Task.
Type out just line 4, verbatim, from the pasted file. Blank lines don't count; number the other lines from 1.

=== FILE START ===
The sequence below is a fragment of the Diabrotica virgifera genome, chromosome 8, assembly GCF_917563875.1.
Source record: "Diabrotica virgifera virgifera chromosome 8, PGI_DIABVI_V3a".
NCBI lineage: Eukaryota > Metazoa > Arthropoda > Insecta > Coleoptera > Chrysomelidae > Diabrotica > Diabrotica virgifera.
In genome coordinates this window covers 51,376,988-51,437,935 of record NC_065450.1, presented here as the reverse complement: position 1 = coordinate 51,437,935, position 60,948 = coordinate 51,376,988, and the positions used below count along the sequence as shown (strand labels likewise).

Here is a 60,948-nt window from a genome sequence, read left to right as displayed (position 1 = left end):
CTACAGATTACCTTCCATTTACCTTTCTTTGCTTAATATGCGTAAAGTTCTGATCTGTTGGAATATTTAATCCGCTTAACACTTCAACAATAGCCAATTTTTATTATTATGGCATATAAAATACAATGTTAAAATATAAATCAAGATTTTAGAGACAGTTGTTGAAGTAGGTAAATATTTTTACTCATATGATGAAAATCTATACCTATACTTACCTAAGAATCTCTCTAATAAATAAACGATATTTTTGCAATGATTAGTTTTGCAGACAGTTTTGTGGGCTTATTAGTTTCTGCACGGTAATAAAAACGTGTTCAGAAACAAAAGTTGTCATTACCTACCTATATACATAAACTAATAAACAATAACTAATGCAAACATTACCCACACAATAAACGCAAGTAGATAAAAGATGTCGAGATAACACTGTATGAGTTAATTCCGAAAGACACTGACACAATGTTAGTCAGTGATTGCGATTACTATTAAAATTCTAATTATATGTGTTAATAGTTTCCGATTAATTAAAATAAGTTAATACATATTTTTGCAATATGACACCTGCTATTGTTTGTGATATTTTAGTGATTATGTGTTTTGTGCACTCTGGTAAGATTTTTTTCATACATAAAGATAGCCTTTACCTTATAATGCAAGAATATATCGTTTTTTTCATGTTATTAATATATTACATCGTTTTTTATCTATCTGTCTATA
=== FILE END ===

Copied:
In genome coordinates this window covers 51,376,988-51,437,935 of record NC_065450.1, presented here as the reverse complement: position 1 = coordinate 51,437,935, position 60,948 = coordinate 51,376,988, and the positions used below count along the sequence as shown (strand labels likewise).